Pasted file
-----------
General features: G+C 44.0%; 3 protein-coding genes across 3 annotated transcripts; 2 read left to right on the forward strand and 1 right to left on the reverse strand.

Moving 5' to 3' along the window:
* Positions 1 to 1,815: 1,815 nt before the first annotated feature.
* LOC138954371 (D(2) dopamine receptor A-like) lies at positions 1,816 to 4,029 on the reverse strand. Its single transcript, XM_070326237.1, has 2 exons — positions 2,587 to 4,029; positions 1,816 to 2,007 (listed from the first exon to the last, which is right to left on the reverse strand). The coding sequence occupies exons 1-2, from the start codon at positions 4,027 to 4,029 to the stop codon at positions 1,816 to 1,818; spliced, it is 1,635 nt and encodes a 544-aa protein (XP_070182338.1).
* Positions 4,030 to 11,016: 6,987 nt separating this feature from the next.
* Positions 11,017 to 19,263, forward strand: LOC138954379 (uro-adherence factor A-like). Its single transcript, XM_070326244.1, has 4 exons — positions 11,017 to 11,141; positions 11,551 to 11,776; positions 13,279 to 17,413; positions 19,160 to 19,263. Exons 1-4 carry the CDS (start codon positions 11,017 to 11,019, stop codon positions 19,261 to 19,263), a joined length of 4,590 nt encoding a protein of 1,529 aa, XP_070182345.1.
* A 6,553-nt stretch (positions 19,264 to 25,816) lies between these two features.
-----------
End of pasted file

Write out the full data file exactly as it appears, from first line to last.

General features: G+C 44.0%; 3 protein-coding genes across 3 annotated transcripts; 2 read left to right on the forward strand and 1 right to left on the reverse strand.

Moving 5' to 3' along the window:
* Positions 1 to 1,815: 1,815 nt before the first annotated feature.
* LOC138954371 (D(2) dopamine receptor A-like) lies at positions 1,816 to 4,029 on the reverse strand. Its single transcript, XM_070326237.1, has 2 exons — positions 2,587 to 4,029; positions 1,816 to 2,007 (listed from the first exon to the last, which is right to left on the reverse strand). The coding sequence occupies exons 1-2, from the start codon at positions 4,027 to 4,029 to the stop codon at positions 1,816 to 1,818; spliced, it is 1,635 nt and encodes a 544-aa protein (XP_070182338.1).
* Positions 4,030 to 11,016: 6,987 nt separating this feature from the next.
* Positions 11,017 to 19,263, forward strand: LOC138954379 (uro-adherence factor A-like). Its single transcript, XM_070326244.1, has 4 exons — positions 11,017 to 11,141; positions 11,551 to 11,776; positions 13,279 to 17,413; positions 19,160 to 19,263. Exons 1-4 carry the CDS (start codon positions 11,017 to 11,019, stop codon positions 19,261 to 19,263), a joined length of 4,590 nt encoding a protein of 1,529 aa, XP_070182345.1.
* A 6,553-nt stretch (positions 19,264 to 25,816) lies between these two features.